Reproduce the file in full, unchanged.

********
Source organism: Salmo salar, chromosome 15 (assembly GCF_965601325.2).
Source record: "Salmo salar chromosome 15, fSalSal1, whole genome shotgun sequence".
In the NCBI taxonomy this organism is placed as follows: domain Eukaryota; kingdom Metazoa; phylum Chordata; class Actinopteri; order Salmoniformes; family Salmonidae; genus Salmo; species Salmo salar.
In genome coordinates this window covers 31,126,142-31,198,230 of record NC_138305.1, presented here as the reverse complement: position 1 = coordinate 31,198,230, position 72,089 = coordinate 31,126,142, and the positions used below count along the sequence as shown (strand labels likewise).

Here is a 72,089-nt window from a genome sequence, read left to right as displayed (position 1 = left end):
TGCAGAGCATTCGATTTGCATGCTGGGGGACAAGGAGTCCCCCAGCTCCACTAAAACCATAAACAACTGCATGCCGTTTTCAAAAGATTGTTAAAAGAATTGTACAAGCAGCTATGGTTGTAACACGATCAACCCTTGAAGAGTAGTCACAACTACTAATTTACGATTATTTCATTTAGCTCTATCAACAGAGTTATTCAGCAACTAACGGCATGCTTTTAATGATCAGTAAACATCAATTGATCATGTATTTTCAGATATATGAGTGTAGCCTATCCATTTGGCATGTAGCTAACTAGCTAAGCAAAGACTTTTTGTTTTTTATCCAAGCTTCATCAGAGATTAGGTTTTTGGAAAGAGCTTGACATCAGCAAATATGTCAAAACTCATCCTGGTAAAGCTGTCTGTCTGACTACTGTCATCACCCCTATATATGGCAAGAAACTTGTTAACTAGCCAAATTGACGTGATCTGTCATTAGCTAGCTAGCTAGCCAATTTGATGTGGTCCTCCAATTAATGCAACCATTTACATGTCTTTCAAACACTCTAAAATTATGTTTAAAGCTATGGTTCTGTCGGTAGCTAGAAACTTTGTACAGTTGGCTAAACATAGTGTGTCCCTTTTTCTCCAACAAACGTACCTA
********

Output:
Source organism: Salmo salar, chromosome 15 (assembly GCF_965601325.2).
Source record: "Salmo salar chromosome 15, fSalSal1, whole genome shotgun sequence".
In the NCBI taxonomy this organism is placed as follows: domain Eukaryota; kingdom Metazoa; phylum Chordata; class Actinopteri; order Salmoniformes; family Salmonidae; genus Salmo; species Salmo salar.
In genome coordinates this window covers 31,126,142-31,198,230 of record NC_138305.1, presented here as the reverse complement: position 1 = coordinate 31,198,230, position 72,089 = coordinate 31,126,142, and the positions used below count along the sequence as shown (strand labels likewise).

Here is a 72,089-nt window from a genome sequence, read left to right as displayed (position 1 = left end):
TGCAGAGCATTCGATTTGCATGCTGGGGGACAAGGAGTCCCCCAGCTCCACTAAAACCATAAACAACTGCATGCCGTTTTCAAAAGATTGTTAAAAGAATTGTACAAGCAGCTATGGTTGTAACACGATCAACCCTTGAAGAGTAGTCACAACTACTAATTTACGATTATTTCATTTAGCTCTATCAACAGAGTTATTCAGCAACTAACGGCATGCTTTTAATGATCAGTAAACATCAATTGATCATGTATTTTCAGATATATGAGTGTAGCCTATCCATTTGGCATGTAGCTAACTAGCTAAGCAAAGACTTTTTGTTTTTTATCCAAGCTTCATCAGAGATTAGGTTTTTGGAAAGAGCTTGACATCAGCAAATATGTCAAAACTCATCCTGGTAAAGCTGTCTGTCTGACTACTGTCATCACCCCTATATATGGCAAGAAACTTGTTAACTAGCCAAATTGACGTGATCTGTCATTAGCTAGCTAGCTAGCCAATTTGATGTGGTCCTCCAATTAATGCAACCATTTACATGTCTTTCAAACACTCTAAAATTATGTTTAAAGCTATGGTTCTGTCGGTAGCTAGAAACTTTGTACAGTTGGCTAAACATAGTGTGTCCCTTTTTCTCCAACAAACGTACCTA